Jul 25 2016
Researchers have revealed a new brain map that delineated 180 areas per hemisphere. Each area was separated by cortical architecture, function, connectivity, and topography. This research has detailed about 100 previously unknown regions, according to the New York Times.
The data was gathered using multi-modal magnetic resonance imaging from the Human Connectome Project. Although the answers won’t be automatic or easy, this brain map is a huge step towards progress in neuroscience.
Researchers can use it to study how the brain changes in diseases like schizophrenia and Alzheimer’s. The principal investigator Dr. David C. Van Essen hopes to study the development of young brains and how brains change in diseases like Alzheimer’s, he told the New York Times.
In the 1860s, Pierre Paul Broca found an area of the brain that was devoted to language, called Broca’s area. He examined the brains of two patients who had trouble speaking. They had damage to the same area of the brain.
In the late 1800s, German researchers, including German neurologist Korbinian Brodmann, indicated other regions of the brain’s outer layer of neural tissue. In 1907, a researcher published a list of 52 distinct brain regions. This has been the standard, Dr. Matthew F. Glasser, lead author, told the New York Times.
The current research started three years ago at Washington University in St. Louis when researchers set out to gather information from 1200 volunteers with strong, cutting-edge scanners. They trained a computer with 210 brains to recognize different areas of the brain and how they are connected. When the computer generated distinct areas, they tested it on 210 other brains.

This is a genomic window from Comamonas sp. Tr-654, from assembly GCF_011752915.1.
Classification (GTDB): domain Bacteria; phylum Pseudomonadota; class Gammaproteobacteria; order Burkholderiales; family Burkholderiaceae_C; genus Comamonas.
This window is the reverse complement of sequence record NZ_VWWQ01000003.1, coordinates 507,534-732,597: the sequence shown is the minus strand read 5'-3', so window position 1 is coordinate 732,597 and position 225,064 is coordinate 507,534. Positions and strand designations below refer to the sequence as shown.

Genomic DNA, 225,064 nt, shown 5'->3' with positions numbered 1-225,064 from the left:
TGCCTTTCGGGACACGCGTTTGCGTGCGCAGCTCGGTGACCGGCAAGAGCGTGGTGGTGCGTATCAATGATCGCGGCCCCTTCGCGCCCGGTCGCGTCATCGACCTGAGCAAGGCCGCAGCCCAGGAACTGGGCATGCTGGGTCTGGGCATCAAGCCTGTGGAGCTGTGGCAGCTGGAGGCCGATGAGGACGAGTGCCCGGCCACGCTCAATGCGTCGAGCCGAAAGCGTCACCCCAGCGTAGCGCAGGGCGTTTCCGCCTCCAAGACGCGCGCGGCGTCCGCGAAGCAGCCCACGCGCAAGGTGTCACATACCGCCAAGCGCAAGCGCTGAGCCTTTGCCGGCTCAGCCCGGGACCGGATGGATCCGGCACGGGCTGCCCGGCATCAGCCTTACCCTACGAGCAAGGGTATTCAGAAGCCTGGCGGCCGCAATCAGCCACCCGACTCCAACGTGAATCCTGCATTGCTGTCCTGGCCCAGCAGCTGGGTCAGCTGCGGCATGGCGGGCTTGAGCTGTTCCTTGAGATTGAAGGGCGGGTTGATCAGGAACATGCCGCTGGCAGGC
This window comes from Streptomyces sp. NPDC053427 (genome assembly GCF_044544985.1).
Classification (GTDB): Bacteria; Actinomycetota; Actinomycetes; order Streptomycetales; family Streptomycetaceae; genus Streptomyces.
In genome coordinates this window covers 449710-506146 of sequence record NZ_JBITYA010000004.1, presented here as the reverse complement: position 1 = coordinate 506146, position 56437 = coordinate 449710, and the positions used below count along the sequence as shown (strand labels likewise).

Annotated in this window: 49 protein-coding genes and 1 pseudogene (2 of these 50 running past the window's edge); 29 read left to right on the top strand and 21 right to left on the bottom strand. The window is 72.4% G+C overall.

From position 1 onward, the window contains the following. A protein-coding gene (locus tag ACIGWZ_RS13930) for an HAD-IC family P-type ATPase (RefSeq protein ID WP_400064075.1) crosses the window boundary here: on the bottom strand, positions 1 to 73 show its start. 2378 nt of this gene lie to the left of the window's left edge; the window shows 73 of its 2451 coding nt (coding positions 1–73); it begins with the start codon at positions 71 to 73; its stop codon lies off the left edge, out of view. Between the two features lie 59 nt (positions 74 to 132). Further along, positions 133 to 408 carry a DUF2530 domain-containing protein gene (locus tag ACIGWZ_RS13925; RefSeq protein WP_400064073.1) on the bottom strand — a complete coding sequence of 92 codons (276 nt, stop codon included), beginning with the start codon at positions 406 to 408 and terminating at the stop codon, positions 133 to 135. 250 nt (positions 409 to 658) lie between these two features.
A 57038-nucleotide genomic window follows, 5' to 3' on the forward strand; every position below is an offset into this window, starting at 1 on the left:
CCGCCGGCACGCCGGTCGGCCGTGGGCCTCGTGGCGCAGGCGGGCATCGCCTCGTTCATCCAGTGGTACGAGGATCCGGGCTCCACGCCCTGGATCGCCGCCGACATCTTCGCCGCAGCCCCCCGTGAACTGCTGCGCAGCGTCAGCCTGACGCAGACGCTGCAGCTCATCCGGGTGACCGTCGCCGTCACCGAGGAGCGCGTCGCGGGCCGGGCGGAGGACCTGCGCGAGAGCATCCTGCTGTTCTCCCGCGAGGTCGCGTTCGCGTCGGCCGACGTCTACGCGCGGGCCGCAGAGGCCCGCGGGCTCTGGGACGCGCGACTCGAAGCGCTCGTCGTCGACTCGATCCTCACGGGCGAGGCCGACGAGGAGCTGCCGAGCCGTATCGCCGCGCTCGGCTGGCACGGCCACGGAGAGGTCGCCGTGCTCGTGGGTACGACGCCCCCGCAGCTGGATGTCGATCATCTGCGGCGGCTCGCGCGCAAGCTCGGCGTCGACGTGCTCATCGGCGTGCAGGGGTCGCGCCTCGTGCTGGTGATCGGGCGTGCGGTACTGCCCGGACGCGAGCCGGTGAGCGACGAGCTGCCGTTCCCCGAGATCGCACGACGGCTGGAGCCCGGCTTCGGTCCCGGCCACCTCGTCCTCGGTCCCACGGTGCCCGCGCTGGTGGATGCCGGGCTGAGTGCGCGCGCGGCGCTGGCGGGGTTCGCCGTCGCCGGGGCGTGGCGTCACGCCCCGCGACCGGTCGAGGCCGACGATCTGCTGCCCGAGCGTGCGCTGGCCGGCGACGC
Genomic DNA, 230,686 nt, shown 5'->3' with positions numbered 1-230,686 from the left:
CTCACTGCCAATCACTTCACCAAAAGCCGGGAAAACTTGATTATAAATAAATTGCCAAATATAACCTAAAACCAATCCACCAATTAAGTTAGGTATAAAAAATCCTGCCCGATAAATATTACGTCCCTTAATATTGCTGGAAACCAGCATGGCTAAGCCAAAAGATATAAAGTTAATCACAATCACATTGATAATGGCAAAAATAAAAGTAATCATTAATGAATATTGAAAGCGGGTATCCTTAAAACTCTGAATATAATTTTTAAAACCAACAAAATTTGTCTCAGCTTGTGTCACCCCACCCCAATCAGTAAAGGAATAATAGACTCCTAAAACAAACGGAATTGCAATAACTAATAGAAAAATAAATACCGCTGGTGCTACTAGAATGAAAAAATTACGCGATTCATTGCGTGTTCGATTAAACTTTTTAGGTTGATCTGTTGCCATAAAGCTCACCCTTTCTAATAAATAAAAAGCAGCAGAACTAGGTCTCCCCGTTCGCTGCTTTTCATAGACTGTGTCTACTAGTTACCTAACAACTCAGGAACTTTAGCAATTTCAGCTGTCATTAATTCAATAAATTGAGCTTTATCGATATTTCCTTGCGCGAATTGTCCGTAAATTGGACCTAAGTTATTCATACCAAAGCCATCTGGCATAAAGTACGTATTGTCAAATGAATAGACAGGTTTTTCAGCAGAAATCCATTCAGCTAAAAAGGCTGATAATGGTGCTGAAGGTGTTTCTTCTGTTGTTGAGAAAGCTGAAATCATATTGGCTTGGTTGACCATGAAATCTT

The brain map required little information, so it can be done in just over an hour of scanning. However, maps done in different ways can produce different results, which means that some people may not have complete faith in each map. The map in this research showed 83 familiar areas of the brain, such as Broca’s area. There were 97 new areas of the brain that were discovered or forgotten.
What I mean by forgotten is that in the 1950s scientists discovered an area of the brain with little myelin compared with other areas. The research was lost in the literature. With the current research, they discovered that area again, which becomes distinctly active while listening to stories. So, it is part of the complex language network of the brain.
The researchers also discovered the dorsolateral prefrontal cortex is comprised of many smaller areas. This part of the brain is active in thought, like decision-making and deception. It is possible that each smaller region is responsible for one of these smaller tasks.
The New York Times article ended with Dr. Van Essen looking forward. “We shouldn’t expect miracles or easy answers,” he said. “But we’re positioned to accelerate progress.”
Any research into brain mapping must be done in the light of the fact that the human brain does not have dedicated areas to do most modern information processing, including reading, typing and complex speech and memory tasks. The human brain is built on an evolutionary framework that is a million years old. Only 1/50th of that time has there been a written language. Only for the last 100 years have the majority of people been able to read. Only for the last 20 have average people been typing on computers. Neural networks are far more similar from part to part than traditional brain mappers ever thought.
We continue to believe that a given thought, memory or process can be done in places far distant to where researchers have traditionally believed they are done. This is the nature of neural plasticity and the greatest hope for a lifetime of recovery from even very severe brain damage.
Attorney Gordon Johnson